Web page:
Monday, November 19, 2007

Dion Demands Inquiry Cover Harper's Drive to Deport Schreiber

Monday, November 19, 2007
Dion presses to broaden inquiry into Mulroney-Schreiber affair
OTTAWA - Liberal Leader Stephane Dion says any public inquiry into Brian Mulroney and Karlheinz Schreiber will also have to look at Stephen Harper if the probe is to have any credibility.
In a letter to David Johnston, the academic appointed to conduct a preliminary review the affair, Dion expresses concern that Harper's Conservative government is trying to limit the scope of the investigation - and especially to avoid any embarrassing questions about the present prime minister.

The primary mandate given to Johnston, Dion noted in the letter made public Sunday, is to study the ever-growing allegations about past financial dealings between Mulroney and Schreiber.
maintains, however, that it is "equally as important for you to examine how the current government has handled this particular file."

The Liberals have been demanding an explanation of what happened to a package of letters sent by Schreiber to Harper earlier this year, in which the German-Canadian businessman outlined his contacts with Mulroney.

Harper says he never saw the letters. Bureaucrats in the Privy Council Office say that's because they never passed them on to him, but Dion has never accepted that claim and insists it deserves further investigation.
He also urged Johnston to look into any past conversations or correspondence Harper may have had with Mulroney on the matter.
The Liberal leader wants to know, as well, whether there was political pressure on the Justice Department to drop a review last year that could have led to reconsideration of a $2.1-million libel settlement with Mulroney in light of new evidence.

Dion also wants an answer on whether political considerations are again at play in a decision - yet to be made by Justice Minister Rob Nicholson - about whether to extradite Schreiber to Germany on fraud and tax evasion charges or hold off until he can testify on his relations with Mulroney.
Removing a key witness from the country before a full inquiry can be held would render the investigation "effectively meaningless," Dion told Johnston.

He concluded that "each of these issues could cause the Canadian people to lose faith in the integrity and impartiality of the current government, as it relates to the Mulroney-Schreiber affair, if it is not the subject of strong, independent scrutiny."
Johnston, a law professor and president of the University of Waterloo, has not been asked to provide any final answers in the tortuous affair. Rather, he is to review the issues and draft terms of reference for the more detailed public inquiry to follow.

NDP Leader Jack Layton said Sunday he doesn't object to Johnston examining the issues raised by Dion, but he maintained the Liberal leader didn't go far enough.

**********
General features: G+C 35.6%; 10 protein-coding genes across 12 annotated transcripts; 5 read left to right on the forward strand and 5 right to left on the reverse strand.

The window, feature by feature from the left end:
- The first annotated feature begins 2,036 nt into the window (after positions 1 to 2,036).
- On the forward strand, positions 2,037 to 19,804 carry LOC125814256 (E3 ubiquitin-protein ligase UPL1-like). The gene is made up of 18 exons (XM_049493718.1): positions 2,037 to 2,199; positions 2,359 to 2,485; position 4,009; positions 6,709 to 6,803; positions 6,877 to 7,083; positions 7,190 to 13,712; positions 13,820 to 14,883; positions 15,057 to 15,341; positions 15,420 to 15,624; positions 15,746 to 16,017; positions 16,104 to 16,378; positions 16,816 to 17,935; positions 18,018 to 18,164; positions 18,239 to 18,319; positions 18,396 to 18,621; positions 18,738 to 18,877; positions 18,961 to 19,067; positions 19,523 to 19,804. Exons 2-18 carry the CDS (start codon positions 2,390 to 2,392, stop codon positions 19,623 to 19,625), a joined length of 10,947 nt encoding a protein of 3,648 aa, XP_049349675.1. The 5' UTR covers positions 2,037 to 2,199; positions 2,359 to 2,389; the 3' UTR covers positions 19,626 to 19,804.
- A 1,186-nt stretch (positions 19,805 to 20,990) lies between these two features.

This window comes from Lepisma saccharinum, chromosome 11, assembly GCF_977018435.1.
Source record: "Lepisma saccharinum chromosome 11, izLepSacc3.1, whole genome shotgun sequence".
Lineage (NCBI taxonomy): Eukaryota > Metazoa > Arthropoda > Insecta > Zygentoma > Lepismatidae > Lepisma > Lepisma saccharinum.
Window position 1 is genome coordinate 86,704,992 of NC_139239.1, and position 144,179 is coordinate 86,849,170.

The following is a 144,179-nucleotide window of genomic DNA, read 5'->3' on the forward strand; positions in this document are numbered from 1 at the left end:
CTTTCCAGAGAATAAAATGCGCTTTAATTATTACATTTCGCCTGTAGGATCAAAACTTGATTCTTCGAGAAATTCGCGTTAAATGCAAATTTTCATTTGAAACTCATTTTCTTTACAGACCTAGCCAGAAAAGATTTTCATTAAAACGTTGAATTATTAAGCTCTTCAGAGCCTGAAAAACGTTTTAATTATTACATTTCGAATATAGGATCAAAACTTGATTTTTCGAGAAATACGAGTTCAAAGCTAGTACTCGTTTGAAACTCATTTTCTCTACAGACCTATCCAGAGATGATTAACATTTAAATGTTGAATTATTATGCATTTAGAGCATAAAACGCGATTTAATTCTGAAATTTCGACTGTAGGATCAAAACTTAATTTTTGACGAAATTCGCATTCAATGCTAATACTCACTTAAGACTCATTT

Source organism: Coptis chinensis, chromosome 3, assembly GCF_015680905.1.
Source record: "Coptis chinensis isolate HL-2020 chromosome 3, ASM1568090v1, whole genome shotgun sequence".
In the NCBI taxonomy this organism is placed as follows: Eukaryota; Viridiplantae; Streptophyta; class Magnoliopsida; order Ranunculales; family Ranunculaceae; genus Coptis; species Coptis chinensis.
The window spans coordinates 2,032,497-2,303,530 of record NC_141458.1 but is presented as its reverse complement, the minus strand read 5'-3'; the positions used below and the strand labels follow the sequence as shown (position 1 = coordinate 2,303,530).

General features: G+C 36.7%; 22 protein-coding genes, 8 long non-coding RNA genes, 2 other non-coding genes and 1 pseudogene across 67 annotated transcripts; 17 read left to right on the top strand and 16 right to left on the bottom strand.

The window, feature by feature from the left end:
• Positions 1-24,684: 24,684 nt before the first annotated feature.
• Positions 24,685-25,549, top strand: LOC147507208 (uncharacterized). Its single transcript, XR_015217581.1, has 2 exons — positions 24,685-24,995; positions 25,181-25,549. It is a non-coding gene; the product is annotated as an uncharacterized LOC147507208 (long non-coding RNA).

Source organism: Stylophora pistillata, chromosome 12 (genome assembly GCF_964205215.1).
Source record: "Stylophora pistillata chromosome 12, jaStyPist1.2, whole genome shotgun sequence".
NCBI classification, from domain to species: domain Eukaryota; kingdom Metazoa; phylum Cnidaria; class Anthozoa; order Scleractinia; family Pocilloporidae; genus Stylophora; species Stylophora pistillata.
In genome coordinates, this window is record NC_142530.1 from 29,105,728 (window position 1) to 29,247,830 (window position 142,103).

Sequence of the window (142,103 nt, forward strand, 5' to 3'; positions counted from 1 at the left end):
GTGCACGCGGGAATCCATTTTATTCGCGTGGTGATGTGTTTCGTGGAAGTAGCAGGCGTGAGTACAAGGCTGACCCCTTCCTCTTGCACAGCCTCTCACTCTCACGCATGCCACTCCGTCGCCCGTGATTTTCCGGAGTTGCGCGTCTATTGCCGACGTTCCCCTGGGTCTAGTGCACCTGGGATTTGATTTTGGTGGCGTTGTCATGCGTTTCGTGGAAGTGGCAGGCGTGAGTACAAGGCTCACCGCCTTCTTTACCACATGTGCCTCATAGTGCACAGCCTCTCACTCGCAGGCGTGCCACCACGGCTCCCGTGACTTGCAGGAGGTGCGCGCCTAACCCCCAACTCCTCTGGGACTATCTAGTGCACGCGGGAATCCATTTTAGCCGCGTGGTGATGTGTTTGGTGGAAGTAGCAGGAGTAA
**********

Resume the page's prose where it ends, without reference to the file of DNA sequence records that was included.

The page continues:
Whoever conducts the full-scale inquiry should have terms of reference broad enough to follow wherever the evidence leads with no restrictions, Layton said in an interview.
That could include the actions of past Liberal governments as well as Tory ones, he said, suggesting that Dion's letter is "more like a finger-pointing exercise than a genuine effort to try and be co-operative and collaborative."
Layton also says that Johnston, although he was appointed by Harper, should report to all party leaders when he sets out his ground rules for a more detailed inquiry. "That way he would be acting at the behest of Parliament as a whole, not just on behalf of the prime minister."
Mulroney was named by the RCMP in a 1995 letter to Swiss banking authorities as a possible participant in a kickback scheme with Schreiber and others in the sale of Airbus jets to Air Canada.
The former prime minister sued for libel when the letter became public and won a public apology along with the $2.1-million settlement from Jean Chretien's Liberal government. He has since accused the Liberals of a political vendetta against him - even though he signed a statement, at the time of the settlement, acknowledging there was no political motivation in the police investigation.
Since then, it has been disclosed that Mulroney received $300,000 from Schreiber in a series of payments delivered after he stepped down as prime minister. Schreiber now claims the deal was finalized before Mulroney left office.
Mulroney has denied any wrongdoing but has never offered a detailed public explanation of the $300,000 in payments. Aides have said the money related to private business dealings that had nothing to do with the Airbus transaction.
The Canadian Press, 2007

...Indeed I think we all would like to know why the deportation of Mr. Schreiber has suddenly become so important to a Canadian government that was more than willing to dish out $2.1 million of taxpayer money for even questioning Mr. Mulroney's integrity. An integrity which would seem at best, questionable.


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